Please introduce yourself to the rest of the community here. Tell us a bit about yourself, your projects and your relation to XPRIZE.
I’m Nick Azer, your online community manager. I live in Portland, Oregon in the US. My background is in social media and blogging; I’ve been community manager here for the Amazonia, Zero-Waste Mining, and Carbon Removal prize designs, and for the last 6 years I have been the social media manager & content curator for the Google Lunar XPRIZE.
If you have any community-related questions or need help, feel free to send me a message here anytime or email me at firstname.lastname@example.org! I’m here to help, and I’m excited about this important (and very relevant to my local Pacific Northwest!) Wildfires project.
Greetings! I’m David Poli, a Senior Associate on the Impact & Design team here at XPRIZE. I’m a project manager on the Wildfires Prize Design, and I previously worked on the Zero-Waste Mining Prize Design. Prior to that I received my MBA and a sustainability certificate from UCLA after several years as an energy engineer.
I’m looking forward to tackling this urgent problem, not just because I live in LA (with fires on my doorstep!) but because of its intersection with so many other projects we’re working on here at XPRIZE.
Hi all! I’m Dan Selz, Product Manager on the Impact & design team. I’ve also worked on the Coral Restoration and Carbon Removal prize designs. I’ve been at XPRIZE for two years now. Prior to that, got my MBA from USC and before that I worked in entertainment and politics.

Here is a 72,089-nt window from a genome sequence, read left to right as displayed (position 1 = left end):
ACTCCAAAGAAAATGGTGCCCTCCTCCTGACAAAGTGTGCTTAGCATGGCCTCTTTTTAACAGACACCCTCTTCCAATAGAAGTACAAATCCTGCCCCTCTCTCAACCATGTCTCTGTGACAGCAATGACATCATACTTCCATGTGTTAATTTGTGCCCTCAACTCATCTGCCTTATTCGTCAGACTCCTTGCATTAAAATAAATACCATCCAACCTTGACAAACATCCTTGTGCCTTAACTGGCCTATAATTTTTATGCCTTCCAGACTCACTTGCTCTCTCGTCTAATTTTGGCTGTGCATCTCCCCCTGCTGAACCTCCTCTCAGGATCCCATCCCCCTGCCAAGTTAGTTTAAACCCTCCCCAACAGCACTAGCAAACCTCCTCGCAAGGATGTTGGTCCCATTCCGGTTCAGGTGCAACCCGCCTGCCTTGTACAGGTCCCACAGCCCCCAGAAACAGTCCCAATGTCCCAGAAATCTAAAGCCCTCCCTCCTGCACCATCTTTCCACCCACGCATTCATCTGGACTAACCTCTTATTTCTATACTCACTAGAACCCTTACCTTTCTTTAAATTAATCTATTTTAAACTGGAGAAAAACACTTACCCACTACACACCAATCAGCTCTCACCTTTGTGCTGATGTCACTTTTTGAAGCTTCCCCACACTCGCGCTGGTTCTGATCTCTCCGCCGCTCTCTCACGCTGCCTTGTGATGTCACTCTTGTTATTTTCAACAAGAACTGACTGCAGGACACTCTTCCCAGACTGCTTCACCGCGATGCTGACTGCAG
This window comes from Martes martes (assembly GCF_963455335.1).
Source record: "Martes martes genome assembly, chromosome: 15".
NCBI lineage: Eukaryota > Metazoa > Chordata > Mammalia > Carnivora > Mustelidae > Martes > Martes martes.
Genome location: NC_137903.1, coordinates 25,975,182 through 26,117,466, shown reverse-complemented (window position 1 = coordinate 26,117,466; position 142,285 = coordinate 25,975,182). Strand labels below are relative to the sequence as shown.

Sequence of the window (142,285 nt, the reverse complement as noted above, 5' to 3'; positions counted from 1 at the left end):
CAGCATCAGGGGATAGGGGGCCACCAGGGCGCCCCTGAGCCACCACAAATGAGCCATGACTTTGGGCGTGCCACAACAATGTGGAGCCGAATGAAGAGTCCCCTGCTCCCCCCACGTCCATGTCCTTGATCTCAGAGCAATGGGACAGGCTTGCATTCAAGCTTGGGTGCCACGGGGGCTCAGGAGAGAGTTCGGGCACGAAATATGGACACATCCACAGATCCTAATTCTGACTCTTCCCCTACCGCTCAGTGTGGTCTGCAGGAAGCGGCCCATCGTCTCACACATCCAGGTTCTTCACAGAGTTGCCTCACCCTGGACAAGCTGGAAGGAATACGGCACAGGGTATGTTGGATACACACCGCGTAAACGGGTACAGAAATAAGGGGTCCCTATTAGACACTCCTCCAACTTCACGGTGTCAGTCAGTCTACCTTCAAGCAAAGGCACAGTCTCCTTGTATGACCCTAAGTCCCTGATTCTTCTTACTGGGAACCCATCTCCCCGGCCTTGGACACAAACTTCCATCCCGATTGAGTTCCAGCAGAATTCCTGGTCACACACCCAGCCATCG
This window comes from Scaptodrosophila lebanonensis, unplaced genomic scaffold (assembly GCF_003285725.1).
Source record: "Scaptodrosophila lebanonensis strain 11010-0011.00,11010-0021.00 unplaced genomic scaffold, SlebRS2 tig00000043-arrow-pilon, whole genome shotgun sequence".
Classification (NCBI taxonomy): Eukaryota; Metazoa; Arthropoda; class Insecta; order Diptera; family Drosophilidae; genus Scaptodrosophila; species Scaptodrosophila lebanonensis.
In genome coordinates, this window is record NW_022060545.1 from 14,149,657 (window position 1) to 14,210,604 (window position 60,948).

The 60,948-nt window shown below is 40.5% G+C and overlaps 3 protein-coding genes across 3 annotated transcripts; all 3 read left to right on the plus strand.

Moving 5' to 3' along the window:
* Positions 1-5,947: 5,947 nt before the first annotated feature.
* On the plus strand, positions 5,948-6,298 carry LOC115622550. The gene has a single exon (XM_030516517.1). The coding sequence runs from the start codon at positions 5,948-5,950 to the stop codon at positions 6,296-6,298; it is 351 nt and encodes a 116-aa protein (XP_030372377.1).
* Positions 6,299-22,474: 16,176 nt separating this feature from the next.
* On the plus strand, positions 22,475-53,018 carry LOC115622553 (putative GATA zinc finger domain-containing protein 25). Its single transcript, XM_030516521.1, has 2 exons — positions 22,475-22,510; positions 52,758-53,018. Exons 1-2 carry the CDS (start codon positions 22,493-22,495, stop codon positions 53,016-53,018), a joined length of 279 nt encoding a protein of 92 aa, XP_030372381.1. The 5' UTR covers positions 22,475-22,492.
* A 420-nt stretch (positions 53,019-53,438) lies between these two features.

Really excited to hear all of your thoughts on how we tackle this daunting issue.
Hi everyone! I’m Eti, a senior researcher with XPrize, working on the wildfire prize. My background is in global policy, politics and international development, specializing in risk. Before XPrize, I worked at the UN Development Programme on Innovation for the SDGs and global campaigns. I have an MPP from the University of Cambridge and over the past decade worked with / advised governments, IGOs, startups and nonprofits across global hubs. Thank you for sharing with us your thoughts and expertise!
Hello! I’m Richard, and I’m a Research Associate on the Impact & Design team. Over the past few months, I helped compile research for the Wildfires Prize Design. My background is in astrophysics, and I am currently pursuing a doctorate degree in Electrical Engineering.
Hi! I’m Sherry. New to this group and very excited to see how this project can help remedy this catastrophic phenomenon.
I recently retired after a 26 year career in Nursing. I have used my training to become a problem solver and utilized this throughout my career to implement change and improvement. I was recognized by Governor Walker of WI for establishing a protocol for identifying fraud within the WI Medicaid program and implementing an education tool to prevent future fraud.
I have also tackled a problem within the medical community of unwanted medications being dumped into our water supply or getting into the wrong hands for illegal purposes. I have a patent on a product currently being used to reduce the impact of unwanted medications by making them inert and safe for disposal without further pollution to our environment and reducing the amount of narcotics directed into the illegal drug stream attributing to the current drug epidemic.
I am anxious to join with others in finding solutions.